Tax policy, BEPS and ATAD continue to drive tax challenges – and opportunities – for companies in 2019

  • Corporate income tax rates and base broadening trends in 2019
  • The impact of BEPS and ATAD-related changes in 2019
  • The outlook for digital tax policies and the wider post-BEPS tax framework

Luxembourg, 20 June 2019. The global tax environment in 2019 continues to be uncertain, with controversy on the rise. Disruptions abound and the tax landscape is changing as technological advances bring taxpayers and tax administrations new ways of doing business. Additionally, the base erosion and profit shifting (BEPS) action plan and Europe’s Anti-Tax Avoidance Directive (ATAD) both continue to drive significant change across multiple tax areas, while countries continue to search for ways to use their tax rates and base to maintain a competitive stance. At the multilateral level, a new debate is opening on whether fundamental changes to nexus and the allocation of taxing rights will address not only digital challenges but may deliver more fundamental modernization of the international tax system.

Trade policy also continues to disrupt the business landscape, according to the EY Outlook for global tax policy in 2019, which combines insights and forecasts from EY tax policy professionals in 48 jurisdictions worldwide. The Outlook covers known and forecast tax changes in each jurisdiction, spanning all key tax types and including specific information on enforcement trends and key audit triggers.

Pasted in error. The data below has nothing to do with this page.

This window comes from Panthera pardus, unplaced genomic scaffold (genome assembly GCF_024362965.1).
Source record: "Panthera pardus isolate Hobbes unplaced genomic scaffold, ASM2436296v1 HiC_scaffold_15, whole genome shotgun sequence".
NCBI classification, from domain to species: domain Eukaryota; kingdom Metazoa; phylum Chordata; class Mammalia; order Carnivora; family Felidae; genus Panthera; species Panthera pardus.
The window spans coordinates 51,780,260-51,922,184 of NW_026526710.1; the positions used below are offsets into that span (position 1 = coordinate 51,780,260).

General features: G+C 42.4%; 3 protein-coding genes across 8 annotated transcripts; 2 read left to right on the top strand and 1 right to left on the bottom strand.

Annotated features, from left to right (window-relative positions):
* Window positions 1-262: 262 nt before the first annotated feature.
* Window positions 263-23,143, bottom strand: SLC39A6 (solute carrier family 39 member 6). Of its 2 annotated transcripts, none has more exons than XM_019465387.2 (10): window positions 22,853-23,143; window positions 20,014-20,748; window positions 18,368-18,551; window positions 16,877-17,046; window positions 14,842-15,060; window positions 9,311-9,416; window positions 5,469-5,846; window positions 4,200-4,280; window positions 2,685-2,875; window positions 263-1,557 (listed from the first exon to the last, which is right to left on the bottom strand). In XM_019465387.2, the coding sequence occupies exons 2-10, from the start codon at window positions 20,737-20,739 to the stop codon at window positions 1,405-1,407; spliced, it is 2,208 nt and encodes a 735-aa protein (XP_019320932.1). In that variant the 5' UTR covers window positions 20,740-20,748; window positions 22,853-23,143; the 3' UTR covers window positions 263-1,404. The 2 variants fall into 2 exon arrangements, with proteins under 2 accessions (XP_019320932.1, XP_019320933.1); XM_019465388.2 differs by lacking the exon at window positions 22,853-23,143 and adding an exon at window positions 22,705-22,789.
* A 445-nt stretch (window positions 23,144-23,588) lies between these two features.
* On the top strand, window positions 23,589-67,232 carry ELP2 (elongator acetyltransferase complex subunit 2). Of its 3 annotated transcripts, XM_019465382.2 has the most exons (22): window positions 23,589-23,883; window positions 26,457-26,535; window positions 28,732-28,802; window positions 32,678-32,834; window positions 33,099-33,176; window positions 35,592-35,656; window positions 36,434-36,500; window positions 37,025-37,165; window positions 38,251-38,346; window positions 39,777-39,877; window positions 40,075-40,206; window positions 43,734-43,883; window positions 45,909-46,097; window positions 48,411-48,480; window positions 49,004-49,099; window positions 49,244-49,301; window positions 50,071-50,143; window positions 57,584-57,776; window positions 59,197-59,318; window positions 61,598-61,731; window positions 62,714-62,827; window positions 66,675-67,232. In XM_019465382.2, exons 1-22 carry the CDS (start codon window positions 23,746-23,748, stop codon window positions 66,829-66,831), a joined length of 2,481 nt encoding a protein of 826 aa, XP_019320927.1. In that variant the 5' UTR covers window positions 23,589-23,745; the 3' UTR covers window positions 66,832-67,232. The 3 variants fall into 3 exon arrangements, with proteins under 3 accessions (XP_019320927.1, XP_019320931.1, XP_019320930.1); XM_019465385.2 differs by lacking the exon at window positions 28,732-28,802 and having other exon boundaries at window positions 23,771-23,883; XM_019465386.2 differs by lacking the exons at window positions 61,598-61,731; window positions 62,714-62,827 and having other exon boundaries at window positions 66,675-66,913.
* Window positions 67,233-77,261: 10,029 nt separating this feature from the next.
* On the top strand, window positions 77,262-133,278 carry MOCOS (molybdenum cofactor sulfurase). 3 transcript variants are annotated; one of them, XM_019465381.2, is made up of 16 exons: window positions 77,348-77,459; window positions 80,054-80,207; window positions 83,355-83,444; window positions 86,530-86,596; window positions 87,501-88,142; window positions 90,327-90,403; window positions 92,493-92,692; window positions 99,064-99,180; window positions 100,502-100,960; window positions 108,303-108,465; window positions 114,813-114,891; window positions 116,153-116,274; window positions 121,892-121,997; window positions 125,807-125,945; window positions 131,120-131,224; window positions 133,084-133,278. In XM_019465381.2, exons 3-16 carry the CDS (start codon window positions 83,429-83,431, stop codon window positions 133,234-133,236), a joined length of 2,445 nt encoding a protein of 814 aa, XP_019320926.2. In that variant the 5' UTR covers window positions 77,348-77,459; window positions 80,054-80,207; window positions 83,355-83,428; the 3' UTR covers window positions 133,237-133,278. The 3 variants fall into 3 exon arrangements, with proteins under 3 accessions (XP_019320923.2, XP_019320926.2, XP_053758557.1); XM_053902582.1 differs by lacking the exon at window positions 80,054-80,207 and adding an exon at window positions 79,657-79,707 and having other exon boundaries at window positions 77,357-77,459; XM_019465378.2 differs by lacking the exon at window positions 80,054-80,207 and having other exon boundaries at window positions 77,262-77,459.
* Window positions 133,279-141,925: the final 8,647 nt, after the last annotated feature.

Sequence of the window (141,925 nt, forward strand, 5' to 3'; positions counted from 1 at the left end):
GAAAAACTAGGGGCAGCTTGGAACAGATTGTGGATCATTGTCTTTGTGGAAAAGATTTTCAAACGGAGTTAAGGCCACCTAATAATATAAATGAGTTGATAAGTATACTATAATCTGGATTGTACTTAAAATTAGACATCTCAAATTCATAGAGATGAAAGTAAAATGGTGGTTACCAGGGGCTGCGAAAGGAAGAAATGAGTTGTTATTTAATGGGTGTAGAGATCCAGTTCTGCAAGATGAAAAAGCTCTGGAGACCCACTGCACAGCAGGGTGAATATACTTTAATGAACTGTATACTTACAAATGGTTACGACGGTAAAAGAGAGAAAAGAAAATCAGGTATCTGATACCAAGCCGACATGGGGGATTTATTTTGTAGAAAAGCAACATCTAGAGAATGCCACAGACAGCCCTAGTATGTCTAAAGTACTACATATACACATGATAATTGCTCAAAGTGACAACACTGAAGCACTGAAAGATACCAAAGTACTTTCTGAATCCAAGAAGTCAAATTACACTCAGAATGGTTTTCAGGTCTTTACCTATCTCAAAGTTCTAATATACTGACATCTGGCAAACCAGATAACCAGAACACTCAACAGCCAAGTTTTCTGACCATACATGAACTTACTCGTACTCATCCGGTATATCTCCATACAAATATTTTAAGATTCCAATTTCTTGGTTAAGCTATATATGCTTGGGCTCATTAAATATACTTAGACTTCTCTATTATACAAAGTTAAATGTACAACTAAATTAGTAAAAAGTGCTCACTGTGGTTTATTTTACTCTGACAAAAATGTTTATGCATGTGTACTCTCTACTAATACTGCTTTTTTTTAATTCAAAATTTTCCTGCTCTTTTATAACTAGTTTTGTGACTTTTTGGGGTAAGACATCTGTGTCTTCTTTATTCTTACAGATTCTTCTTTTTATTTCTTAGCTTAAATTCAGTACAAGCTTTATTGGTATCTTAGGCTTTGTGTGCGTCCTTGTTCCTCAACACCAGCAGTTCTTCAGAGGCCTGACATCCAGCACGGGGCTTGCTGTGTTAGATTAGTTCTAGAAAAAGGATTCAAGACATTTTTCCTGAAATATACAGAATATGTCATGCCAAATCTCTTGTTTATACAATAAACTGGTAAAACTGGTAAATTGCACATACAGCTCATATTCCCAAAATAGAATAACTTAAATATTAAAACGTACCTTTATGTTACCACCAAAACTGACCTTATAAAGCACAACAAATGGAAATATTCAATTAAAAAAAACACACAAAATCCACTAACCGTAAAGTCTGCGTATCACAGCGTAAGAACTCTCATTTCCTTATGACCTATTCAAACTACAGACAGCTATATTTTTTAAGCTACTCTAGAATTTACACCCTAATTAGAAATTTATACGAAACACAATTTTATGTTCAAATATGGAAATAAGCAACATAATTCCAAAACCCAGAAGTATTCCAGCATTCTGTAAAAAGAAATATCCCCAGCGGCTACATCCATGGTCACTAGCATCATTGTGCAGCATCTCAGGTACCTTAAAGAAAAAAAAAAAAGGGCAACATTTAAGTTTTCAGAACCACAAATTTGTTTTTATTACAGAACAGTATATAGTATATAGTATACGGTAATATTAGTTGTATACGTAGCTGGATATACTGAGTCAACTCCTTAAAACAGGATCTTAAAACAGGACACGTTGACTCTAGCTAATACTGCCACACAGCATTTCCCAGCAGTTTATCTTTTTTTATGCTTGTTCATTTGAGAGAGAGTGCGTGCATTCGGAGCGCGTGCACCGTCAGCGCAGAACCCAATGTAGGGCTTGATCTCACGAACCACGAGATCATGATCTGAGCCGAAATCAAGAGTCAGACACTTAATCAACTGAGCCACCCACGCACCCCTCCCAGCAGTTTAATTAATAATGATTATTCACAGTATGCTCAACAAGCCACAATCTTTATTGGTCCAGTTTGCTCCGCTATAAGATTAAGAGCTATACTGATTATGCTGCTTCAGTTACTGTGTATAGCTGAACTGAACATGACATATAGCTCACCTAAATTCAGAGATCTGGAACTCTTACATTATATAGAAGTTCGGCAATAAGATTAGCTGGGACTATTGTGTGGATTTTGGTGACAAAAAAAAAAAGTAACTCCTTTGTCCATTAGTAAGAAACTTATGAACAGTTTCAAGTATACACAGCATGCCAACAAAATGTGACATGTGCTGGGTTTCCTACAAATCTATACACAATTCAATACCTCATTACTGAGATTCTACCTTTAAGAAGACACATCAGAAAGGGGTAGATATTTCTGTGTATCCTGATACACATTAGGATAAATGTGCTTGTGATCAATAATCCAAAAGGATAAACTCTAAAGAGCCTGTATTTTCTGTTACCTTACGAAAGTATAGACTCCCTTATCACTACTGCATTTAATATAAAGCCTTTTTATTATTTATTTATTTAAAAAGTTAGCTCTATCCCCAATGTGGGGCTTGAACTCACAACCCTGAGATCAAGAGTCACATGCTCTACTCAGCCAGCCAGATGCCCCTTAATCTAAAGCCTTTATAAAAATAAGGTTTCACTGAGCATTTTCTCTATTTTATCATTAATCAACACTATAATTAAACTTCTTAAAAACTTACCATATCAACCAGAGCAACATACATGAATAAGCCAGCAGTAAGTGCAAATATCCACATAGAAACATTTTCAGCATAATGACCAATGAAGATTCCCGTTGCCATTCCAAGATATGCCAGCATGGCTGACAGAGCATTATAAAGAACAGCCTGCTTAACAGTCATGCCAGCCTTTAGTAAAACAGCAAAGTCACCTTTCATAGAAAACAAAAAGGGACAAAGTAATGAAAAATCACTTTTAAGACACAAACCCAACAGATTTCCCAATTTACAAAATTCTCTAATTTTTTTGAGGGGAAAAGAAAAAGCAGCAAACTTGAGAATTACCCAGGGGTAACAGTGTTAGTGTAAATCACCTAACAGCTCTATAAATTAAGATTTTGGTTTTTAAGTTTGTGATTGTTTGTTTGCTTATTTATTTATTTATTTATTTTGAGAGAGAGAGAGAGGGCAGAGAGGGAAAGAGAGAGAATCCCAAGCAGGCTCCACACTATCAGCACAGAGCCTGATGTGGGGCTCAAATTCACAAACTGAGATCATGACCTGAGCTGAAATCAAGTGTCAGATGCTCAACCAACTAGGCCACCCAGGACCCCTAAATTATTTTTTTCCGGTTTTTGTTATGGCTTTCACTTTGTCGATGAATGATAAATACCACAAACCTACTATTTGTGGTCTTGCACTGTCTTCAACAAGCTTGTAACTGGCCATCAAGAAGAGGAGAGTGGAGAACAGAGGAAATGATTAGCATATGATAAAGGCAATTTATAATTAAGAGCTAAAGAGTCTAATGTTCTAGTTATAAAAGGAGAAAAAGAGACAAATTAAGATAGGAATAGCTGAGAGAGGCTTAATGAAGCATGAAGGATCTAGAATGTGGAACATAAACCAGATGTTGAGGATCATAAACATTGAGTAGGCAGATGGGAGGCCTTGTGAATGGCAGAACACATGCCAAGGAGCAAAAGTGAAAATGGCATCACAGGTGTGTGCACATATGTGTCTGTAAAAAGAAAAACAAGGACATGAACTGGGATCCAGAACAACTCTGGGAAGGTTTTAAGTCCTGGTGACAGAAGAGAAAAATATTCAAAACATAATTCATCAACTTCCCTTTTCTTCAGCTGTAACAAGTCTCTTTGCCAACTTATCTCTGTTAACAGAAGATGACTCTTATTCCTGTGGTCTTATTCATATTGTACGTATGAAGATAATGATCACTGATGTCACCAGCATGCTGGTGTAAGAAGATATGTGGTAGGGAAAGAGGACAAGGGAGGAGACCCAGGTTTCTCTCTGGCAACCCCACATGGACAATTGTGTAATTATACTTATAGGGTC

The outlook for Luxembourg

Attracting new investors and companies, developing the activities and income of domestic businesses and guaranteeing Luxembourg’s international competitiveness in terms of business taxation while remaining strongly committed to the path of transparency and the fight against tax evasion and tax avoidance are among the key drivers of tax policy in 2019.

In 2019, the provisions of the ATAD, which introduces among other things rules countering hybrid mismatches within the European Union, a limitation to the deductibility of interest expenses and Controlled Foreign Company (CFC) rules, will apply for the first time. The 2019 Budget law introduced some further changes to existing tax laws, notably a decrease of the global nominal corporate income tax rate by 1%, setting it at 17% from this year onwards and an extension of the extra-low VAT rate of 3% to certain goods and services.

However, for the months to come, there will be no rest for the wicked, as the ongoing developments at international and European level will most surely have an impact on Luxembourg’s tax environment. Following the adoption of the law approving the Multilateral Convention to Implement Tax Treaty Related Measures to Prevent BEPS (MLI), Luxembourg deposited its instrument of approval with the Organisation for Economic Co-Operation and Development (OECD). The MLI will thus enter into force for Luxembourg on 1 August 2019, and its provisions will apply in parallel to the double taxation treaties concluded by Luxembourg as from 2020. In addition, it is expected that the law transposing ATAD 2 will be presented to Parliament in the near future. The scope of ATAD will thus be extended to hybrid mismatches involving third countries, and further forms of hybrid mismatches which were not covered by ATAD, will be encompassed as well.

“In 2019, tax authorities (in Luxembourg and worldwide) will have access to more information about taxpayers than ever before”, says Marc Schmitz, Partner in Tax. Mandatory e-filing for corporate income taxes and VAT, the Country-by-Country notifications and reports or the cross-border exchange of information in tax matters are some of the elements that will allow tax authorities to assess a taxpayer’s compliance with existing laws and regulations and to improve and pursue tax enforcement measures and activities.

Caroline DUPUY